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Home :: Archive :: 2001 :: August ::
Re: you only ever hear from me when I want a favor
The Shakespeare Conference: SHK 12.2078  Friday, 31 August 2001

From:           Hugh Davis <
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Date:           Thursday, 30 Aug 2001 11:12:49 -0400
Subject:        Re: you only ever hear from me when I want a favor

I pass on a query from a former professor of mine, regarding a quotation
from William Butler Yeats:

In 1905 WBY wrote,

"One day, as he [Shakespeare] sat over Holinshed's _History of England_,
he persuaded himself that Richard the Second, with his French culture,
'his too great friendliness to his friends', his beauty of mind, and his
fall before dry, repelling Bolingbroke, would be a good image for an
accustomed mood of fanciful, impracticable lyricism in his own mind."

The quotation is not in _RII_ nor anywhere else in Shakespeare. Nor is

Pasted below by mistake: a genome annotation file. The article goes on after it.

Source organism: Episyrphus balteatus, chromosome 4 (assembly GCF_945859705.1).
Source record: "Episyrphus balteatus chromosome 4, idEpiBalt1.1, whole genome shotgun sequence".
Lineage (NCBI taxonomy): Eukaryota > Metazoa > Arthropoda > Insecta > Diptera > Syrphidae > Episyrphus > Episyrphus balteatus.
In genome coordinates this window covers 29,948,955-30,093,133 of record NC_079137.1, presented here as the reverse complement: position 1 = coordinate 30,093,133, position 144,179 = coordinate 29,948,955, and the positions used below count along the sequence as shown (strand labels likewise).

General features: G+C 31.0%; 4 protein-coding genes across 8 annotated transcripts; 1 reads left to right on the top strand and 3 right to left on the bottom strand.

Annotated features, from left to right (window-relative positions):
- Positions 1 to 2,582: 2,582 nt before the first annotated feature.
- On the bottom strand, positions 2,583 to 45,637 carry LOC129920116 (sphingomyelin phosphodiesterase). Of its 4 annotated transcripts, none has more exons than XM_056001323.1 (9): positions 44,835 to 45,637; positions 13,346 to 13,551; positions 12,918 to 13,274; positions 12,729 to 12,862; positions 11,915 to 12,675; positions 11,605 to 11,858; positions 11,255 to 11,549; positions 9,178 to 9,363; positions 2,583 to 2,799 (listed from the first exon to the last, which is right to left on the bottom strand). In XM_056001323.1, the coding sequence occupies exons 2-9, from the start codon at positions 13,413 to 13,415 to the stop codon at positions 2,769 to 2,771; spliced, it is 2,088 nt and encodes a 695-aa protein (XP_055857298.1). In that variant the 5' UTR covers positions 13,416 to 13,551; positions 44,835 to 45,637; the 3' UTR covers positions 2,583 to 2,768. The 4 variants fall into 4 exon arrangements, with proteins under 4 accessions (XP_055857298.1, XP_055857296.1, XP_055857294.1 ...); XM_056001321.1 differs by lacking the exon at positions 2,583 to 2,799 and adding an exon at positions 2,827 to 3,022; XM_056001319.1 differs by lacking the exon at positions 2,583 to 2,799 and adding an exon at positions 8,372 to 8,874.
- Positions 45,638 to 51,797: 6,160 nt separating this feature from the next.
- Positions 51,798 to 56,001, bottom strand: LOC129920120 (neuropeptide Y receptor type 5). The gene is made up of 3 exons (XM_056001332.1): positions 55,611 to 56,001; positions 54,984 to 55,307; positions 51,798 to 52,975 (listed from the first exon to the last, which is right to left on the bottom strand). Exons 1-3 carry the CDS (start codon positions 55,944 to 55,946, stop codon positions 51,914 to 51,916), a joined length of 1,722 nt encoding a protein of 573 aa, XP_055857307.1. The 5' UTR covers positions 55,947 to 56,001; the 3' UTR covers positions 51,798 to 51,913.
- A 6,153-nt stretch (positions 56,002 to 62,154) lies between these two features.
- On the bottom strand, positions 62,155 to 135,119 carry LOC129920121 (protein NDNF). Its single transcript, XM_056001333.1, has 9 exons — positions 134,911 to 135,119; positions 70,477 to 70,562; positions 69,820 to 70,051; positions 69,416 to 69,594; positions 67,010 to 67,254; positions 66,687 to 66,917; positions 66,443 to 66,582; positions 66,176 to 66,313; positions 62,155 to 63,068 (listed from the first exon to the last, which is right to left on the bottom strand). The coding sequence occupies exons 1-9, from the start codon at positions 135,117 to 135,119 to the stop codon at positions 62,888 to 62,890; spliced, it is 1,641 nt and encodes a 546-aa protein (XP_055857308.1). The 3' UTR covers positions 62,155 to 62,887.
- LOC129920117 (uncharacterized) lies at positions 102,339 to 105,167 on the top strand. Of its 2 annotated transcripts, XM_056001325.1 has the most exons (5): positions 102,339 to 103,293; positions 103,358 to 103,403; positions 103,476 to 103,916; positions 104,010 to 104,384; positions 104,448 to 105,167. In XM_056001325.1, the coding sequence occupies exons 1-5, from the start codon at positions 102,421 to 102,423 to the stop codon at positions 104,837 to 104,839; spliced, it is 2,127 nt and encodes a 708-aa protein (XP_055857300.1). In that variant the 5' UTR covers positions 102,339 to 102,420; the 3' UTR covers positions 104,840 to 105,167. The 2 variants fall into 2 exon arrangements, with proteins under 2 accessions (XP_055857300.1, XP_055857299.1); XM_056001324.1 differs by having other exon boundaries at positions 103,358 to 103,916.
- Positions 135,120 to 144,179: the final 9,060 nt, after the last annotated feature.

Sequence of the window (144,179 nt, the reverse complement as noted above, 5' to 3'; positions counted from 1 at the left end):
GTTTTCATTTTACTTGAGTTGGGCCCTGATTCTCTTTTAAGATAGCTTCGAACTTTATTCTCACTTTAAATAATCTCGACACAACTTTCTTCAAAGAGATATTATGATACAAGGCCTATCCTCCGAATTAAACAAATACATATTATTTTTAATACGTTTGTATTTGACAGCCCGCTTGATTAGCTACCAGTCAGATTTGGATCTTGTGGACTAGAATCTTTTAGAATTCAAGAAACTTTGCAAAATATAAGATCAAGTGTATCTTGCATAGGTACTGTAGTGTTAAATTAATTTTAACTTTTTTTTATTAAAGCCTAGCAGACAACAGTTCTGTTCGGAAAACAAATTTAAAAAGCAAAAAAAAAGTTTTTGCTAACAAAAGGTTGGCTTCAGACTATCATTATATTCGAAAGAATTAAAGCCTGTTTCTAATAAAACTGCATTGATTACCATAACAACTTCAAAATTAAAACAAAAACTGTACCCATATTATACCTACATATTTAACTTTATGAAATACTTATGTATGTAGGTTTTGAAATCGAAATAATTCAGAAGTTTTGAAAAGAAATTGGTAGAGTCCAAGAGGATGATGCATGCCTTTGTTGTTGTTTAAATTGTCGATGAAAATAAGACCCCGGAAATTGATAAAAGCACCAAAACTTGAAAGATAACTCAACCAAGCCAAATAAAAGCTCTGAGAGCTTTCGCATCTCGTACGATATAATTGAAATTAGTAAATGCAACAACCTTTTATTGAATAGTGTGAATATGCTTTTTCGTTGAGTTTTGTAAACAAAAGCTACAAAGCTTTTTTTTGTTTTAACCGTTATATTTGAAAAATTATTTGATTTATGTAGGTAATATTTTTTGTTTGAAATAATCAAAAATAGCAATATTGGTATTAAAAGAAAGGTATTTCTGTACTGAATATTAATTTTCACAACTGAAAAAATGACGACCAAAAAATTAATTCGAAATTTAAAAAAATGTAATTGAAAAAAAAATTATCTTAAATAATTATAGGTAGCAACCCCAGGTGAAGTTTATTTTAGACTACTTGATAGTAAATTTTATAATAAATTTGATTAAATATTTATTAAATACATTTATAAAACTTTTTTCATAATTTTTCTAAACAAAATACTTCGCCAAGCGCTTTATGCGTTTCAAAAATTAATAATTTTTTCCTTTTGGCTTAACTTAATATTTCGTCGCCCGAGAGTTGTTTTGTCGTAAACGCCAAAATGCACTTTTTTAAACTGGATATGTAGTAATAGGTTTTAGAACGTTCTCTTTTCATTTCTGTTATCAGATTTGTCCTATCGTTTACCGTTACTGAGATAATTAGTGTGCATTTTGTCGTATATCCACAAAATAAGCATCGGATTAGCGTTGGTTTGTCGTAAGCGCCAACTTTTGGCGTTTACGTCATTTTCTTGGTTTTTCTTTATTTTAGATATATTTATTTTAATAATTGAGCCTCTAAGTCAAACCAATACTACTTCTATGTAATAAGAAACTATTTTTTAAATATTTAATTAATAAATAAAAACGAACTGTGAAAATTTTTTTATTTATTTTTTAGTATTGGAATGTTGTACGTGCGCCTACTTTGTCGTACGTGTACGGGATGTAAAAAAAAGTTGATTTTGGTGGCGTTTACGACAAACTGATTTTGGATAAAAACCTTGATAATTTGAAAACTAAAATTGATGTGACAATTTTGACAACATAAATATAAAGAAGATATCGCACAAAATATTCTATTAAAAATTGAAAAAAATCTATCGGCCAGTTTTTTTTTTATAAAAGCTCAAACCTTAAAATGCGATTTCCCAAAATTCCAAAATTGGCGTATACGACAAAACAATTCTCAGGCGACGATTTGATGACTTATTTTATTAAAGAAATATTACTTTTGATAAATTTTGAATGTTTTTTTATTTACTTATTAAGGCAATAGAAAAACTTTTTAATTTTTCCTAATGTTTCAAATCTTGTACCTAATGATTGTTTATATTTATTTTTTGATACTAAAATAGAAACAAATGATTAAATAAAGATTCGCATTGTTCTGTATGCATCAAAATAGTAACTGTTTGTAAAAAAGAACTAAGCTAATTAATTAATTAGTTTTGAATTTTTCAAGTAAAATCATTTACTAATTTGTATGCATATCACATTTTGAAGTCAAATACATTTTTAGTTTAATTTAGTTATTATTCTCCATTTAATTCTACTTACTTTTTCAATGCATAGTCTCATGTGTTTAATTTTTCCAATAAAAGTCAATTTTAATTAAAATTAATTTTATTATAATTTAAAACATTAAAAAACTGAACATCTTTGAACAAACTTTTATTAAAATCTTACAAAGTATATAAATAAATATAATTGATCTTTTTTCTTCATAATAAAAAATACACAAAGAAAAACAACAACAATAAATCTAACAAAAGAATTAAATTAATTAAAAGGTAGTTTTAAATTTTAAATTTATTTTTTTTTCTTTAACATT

it included in the extracts from Holinshed that are typically printed in
some editions of the play.

So there it is, presumably a phrase lifted from Holinshed, but perhaps
not. I'm honestly not expecting even the SHAKSPEReans to be able to
answer this offhand, but thought it would be worth a shot.

Thanks again,
Steve

Can anyone up here help identify the full passage from which this
quotation
is drawn?  If you want to, please contact me offlist at

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Thank you,

Hugh Davis

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